Welcome to Flowly Features, where wehighlight a hero on their health journey so that we can get inspired, pick up a tip or two, and remember that we are not alone 💙
Hi Dr. Amira! Tell us a little bit about yourself.
Hello Flowly Community! My name is Dr. Amira Collison. I am a 27-year old, proud woman of color in the field of Medicine. I was born and raised in Maryland and stayed there for the majority of my life - I graduated college at the University of Maryland and medical school at the Johns Hopkins School of Medicine. I briefly got away in between college and medical school and lived in Spain for a year to master fluency in my favorite language. I currently live in sunny California and work as a Resident Physician. My specialty is Psychiatry, meaning I treat mental and behavioral health conditions like depression, ADHD, anxiety, and so on. This summer, I am applying into Child and Adolescent Fellowship and am looking forward to learning more about caring for people across the entire life course. For fun, I enjoy playing sports (I’m currently on an intramural basketball team with other doctors), going on hikes, being in nature, and making fun and educational Tok Tok! Thanks for getting to know me :)
Why did you choose to go into Psychiatry?
I love the field of Psychiatry for several reasons. For one, it is a person-centered specialty. While other specialties in medicine focus on labs and numbers, a Psychiatrist's one-on-one interview with the patient is our greatest diagnostic and therapeutic tool. We learn about our patients' childhood, relationships, trauma, and take into account all the different unique aspects of what make them who they are when assessing and formulating our treatment plans. I am also very passionate about working with marginalized groups, and individuals living with mental illness are often some of the most stigmatized and discriminated groups in this country. I want to help break down mental health stigma with truth and empowerment. Lastly, I find the mind and mental health incredibly interesting!
What would you tell the past version of yourself when you first began working in healthcare?
Healthcare is a life-long journey, so there is no race or rush to finish!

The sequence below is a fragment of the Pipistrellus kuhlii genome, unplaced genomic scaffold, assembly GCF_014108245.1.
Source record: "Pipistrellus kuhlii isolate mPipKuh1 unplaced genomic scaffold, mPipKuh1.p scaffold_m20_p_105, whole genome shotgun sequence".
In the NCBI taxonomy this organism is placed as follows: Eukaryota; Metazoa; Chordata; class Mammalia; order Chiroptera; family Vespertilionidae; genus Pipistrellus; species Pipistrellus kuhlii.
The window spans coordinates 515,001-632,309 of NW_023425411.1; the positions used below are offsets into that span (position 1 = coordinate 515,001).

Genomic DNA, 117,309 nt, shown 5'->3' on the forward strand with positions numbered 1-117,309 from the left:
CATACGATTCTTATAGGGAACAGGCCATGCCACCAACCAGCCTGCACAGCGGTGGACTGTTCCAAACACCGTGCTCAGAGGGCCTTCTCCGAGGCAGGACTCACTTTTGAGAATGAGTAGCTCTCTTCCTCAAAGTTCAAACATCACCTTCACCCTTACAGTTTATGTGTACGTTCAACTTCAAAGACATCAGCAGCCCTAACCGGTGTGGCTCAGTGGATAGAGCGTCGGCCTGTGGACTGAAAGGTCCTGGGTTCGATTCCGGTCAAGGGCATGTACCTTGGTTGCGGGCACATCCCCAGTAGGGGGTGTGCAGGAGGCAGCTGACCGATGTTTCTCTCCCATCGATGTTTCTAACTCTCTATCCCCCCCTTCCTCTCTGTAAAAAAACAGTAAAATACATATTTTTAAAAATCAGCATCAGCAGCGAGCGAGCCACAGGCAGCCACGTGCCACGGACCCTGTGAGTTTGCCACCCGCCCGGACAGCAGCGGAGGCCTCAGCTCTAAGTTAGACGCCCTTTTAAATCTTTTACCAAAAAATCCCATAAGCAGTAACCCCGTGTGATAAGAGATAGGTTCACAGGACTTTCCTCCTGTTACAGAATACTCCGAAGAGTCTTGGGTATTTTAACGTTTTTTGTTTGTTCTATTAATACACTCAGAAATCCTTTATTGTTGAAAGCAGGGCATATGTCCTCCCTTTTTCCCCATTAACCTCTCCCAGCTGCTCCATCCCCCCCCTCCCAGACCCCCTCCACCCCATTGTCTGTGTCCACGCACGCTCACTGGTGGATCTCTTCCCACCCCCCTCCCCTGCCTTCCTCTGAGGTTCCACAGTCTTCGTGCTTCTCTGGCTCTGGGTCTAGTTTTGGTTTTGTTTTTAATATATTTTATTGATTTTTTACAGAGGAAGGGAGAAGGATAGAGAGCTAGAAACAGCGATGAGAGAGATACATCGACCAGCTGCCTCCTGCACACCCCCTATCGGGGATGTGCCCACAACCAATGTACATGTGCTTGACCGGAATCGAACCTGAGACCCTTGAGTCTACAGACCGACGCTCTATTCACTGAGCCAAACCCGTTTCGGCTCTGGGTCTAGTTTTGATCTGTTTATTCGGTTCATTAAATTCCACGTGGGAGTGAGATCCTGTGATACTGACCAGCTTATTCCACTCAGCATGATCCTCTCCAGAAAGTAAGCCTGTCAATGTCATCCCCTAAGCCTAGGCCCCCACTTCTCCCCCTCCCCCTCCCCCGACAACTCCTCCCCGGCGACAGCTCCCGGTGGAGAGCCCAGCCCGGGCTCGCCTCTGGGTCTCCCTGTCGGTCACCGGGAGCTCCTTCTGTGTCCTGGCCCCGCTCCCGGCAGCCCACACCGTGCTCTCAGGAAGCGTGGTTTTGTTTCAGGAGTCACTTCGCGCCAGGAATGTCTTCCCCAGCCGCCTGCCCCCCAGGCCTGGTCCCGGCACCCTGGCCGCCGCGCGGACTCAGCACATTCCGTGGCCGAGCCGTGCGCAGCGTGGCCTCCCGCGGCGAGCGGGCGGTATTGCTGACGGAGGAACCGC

What has your own personal health journey been like?
In October of 2022, I fell incredibly ill and was hospitalized for a week with sepsis (which is an extreme bodily response to an infection). While hospitalized, my doctors discovered that I had a large 6cm cavitary mass in the right upper lobe of my lung. Despite months of tests, images, and innumerable doctor visits, no one to this day has been able to tell me what this mass is, nor what caused it. Nevertheless, my team of doctors were certain of 1 thing, that the mass needed to be removed because of the risk of complications.
A few months later, I underwent thoracic surgery where the entirety of my right upper lobe was surgically removed. The recovery process has been difficult; essentially I am learning to breathe and walk again while missing almost 1/3rd of one of my lungs.
And unfortunately, my health journey does not stop here. We are still not sure what caused this mass to occur or if there is an underlying infectious or autoimmune disease that is continuing in my body. But despite the uncertainty of my health condition, I am grateful to have gained the perspective of a patient as I hope it makes me a more compassionate and understanding physician when caring for other individuals with chronic illnesses.
As a doctor, how do you balance taking care of yourself with the work you do?
Luckily, all of my doctors work in the same hospital as me. This makes leaving my office to go to doctor appointments relatively convenient. However, it is incredibly stressful hearing bad news in a doctor's appointment, only to minutes later return to the high stress of a busy inpatient psychiatric unit to care for severely ill patients with a smile. I am still learning how to balance my health journey with my doctor responsibilities, but thankfully I am currently on a medical leave while recovering from thoracic surgery.
Here at Flowly, we are all about cultivating a flow state. What does a state of flow feel like to you?
A state of flow for me means prioritizing doing things every day that bring me peace.
When do you feel the most "in flow" in your life?
I feel most "in flow" in my life when I feel like I have the autonomy, time and support to do things that make me feel fulfilled.
What resources are in your “health toolkit”?
- The Calm App for guided meditation exercises to help me de-stress, and I recommend it to many of my patients.
- I also use CBT and DBT personal workbooks that not only help me be a better therapist for my patients, but also help me challenge negative thought patterns and practice self-soothing daily (These books can be found on amazon or local bookstores).
- I also like to use GoodRx to find medication discounts for my patients so getting the care they need can be affordable!